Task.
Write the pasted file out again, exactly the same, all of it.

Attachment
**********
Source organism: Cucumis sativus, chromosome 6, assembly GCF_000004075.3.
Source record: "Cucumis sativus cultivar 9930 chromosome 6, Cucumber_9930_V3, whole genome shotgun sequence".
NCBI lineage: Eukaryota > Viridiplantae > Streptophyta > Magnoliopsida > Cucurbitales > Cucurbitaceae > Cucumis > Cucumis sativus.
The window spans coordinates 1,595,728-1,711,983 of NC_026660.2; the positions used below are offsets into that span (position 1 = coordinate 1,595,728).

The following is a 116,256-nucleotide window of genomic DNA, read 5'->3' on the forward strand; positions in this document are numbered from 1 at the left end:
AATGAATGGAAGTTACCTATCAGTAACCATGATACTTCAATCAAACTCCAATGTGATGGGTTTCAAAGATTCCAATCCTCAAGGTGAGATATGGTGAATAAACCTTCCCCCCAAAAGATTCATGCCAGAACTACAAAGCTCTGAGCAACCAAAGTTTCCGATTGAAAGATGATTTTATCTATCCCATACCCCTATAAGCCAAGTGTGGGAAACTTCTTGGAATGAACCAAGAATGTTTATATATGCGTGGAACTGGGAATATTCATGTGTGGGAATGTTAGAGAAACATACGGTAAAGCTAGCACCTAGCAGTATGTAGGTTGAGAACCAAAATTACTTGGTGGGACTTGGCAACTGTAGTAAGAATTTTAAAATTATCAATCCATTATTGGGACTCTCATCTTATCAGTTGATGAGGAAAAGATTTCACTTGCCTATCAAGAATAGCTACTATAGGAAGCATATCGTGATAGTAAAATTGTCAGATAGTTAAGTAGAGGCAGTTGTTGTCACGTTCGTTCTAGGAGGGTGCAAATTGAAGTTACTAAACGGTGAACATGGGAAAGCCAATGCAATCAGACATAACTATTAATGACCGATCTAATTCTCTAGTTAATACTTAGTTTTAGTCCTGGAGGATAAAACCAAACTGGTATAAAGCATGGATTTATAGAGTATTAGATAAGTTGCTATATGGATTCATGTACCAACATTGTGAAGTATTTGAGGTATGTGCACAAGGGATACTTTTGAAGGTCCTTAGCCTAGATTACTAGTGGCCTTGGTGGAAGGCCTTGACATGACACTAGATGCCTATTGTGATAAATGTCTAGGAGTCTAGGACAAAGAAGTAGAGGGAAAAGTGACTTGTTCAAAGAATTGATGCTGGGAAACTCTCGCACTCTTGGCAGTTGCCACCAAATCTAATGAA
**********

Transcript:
Source organism: Cucumis sativus, chromosome 6, assembly GCF_000004075.3.
Source record: "Cucumis sativus cultivar 9930 chromosome 6, Cucumber_9930_V3, whole genome shotgun sequence".
NCBI lineage: Eukaryota > Viridiplantae > Streptophyta > Magnoliopsida > Cucurbitales > Cucurbitaceae > Cucumis > Cucumis sativus.
The window spans coordinates 1,595,728-1,711,983 of NC_026660.2; the positions used below are offsets into that span (position 1 = coordinate 1,595,728).

The following is a 116,256-nucleotide window of genomic DNA, read 5'->3' on the forward strand; positions in this document are numbered from 1 at the left end:
AATGAATGGAAGTTACCTATCAGTAACCATGATACTTCAATCAAACTCCAATGTGATGGGTTTCAAAGATTCCAATCCTCAAGGTGAGATATGGTGAATAAACCTTCCCCCCAAAAGATTCATGCCAGAACTACAAAGCTCTGAGCAACCAAAGTTTCCGATTGAAAGATGATTTTATCTATCCCATACCCCTATAAGCCAAGTGTGGGAAACTTCTTGGAATGAACCAAGAATGTTTATATATGCGTGGAACTGGGAATATTCATGTGTGGGAATGTTAGAGAAACATACGGTAAAGCTAGCACCTAGCAGTATGTAGGTTGAGAACCAAAATTACTTGGTGGGACTTGGCAACTGTAGTAAGAATTTTAAAATTATCAATCCATTATTGGGACTCTCATCTTATCAGTTGATGAGGAAAAGATTTCACTTGCCTATCAAGAATAGCTACTATAGGAAGCATATCGTGATAGTAAAATTGTCAGATAGTTAAGTAGAGGCAGTTGTTGTCACGTTCGTTCTAGGAGGGTGCAAATTGAAGTTACTAAACGGTGAACATGGGAAAGCCAATGCAATCAGACATAACTATTAATGACCGATCTAATTCTCTAGTTAATACTTAGTTTTAGTCCTGGAGGATAAAACCAAACTGGTATAAAGCATGGATTTATAGAGTATTAGATAAGTTGCTATATGGATTCATGTACCAACATTGTGAAGTATTTGAGGTATGTGCACAAGGGATACTTTTGAAGGTCCTTAGCCTAGATTACTAGTGGCCTTGGTGGAAGGCCTTGACATGACACTAGATGCCTATTGTGATAAATGTCTAGGAGTCTAGGACAAAGAAGTAGAGGGAAAAGTGACTTGTTCAAAGAATTGATGCTGGGAAACTCTCGCACTCTTGGCAGTTGCCACCAAATCTAATGAA